What do we mean when we say a piece of art is powerful, when we imbue the object itself with that quality? We generally mean that it has a powerful effect on most people that view it. There are always going to be curmudgeons or naysayers who dislike any given work. But the greatest of works are the ones that speak to everyone. They bring people together, by evoking similar reactions in a whole group, demonstrating that no matter what their surface differences, they have the same reaction to this piece. They create an instant community. I think Brahms Requiem is a good example of this. When we performed it soon after 9/11, it brought the whole symphony hall together into a powerful statement of mourning and hope.
How does this definition of power extend to the world of ideas? Are ideas powerful insofar as they help create connections between people? This is an attractive definition. What is the single most powerful idea in the world? "For God so loved the world that he gave his one and only Son, that whoever believes in him shall not perish but have eternal life." This idea has bound together hundreds of millions of people into a single faith. It has provided the basis for innumerable communities, both local and global.
What are some other powerful ideas in this bridging sense? The idea of the scientific method is one. The world of science extends across nations and continents. Perhaps sports, as I mentioned in that instant community essay. It also explains why it's so important to me to do my thought development in a blog, in public, garnering feedback. The ideas in and of themselves are interesting, but what I really want is to think of ideas that provide a new viewpoint on the world to myself and others. And I can't do that in isolation, only in connection with others.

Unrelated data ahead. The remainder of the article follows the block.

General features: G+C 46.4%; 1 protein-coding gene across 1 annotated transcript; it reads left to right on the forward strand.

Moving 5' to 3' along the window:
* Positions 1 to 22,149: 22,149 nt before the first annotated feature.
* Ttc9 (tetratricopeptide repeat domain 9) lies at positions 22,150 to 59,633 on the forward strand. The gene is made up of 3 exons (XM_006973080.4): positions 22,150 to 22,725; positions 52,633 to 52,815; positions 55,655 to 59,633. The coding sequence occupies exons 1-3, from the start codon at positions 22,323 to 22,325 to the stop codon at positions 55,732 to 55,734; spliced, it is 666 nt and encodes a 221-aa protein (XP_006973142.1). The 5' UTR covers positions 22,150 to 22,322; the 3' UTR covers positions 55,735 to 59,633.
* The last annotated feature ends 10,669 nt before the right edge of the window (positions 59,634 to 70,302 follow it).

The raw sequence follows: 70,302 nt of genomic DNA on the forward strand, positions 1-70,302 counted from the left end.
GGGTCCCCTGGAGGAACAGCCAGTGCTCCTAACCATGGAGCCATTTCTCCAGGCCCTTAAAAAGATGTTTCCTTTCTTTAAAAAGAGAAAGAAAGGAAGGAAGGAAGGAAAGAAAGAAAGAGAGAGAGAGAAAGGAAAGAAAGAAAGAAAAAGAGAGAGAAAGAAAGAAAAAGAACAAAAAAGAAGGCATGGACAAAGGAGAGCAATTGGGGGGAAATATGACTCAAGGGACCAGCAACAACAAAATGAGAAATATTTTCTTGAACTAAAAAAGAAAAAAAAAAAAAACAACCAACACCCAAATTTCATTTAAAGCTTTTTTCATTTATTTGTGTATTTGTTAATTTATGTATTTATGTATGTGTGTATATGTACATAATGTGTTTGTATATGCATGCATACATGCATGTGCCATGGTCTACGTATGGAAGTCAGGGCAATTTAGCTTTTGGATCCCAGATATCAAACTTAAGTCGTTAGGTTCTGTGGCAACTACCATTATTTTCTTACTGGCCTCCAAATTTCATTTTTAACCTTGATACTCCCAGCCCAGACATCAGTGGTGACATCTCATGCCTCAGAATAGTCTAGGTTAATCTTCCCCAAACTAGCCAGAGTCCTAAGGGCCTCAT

I think the interesting thing here is that we have a definition of powerful as the quality that allows people to connect to each other. Art or ideas do not have an inherent value; they have value in their ability to connect people. Being the social creatures that we are, we place the highest value on things that let us create social bonds among us. I like this idea a lot. It re-orients us to the value of human connection, and indicates that our connections with our friends and family are our most valuable possession. And that is a message that I totally support.
posted at: 11:43 by Eric Nehrlich | path: /rants/people | permanent link to this entry | Comment on livejournal
Lazy couple days (March 20 and 21)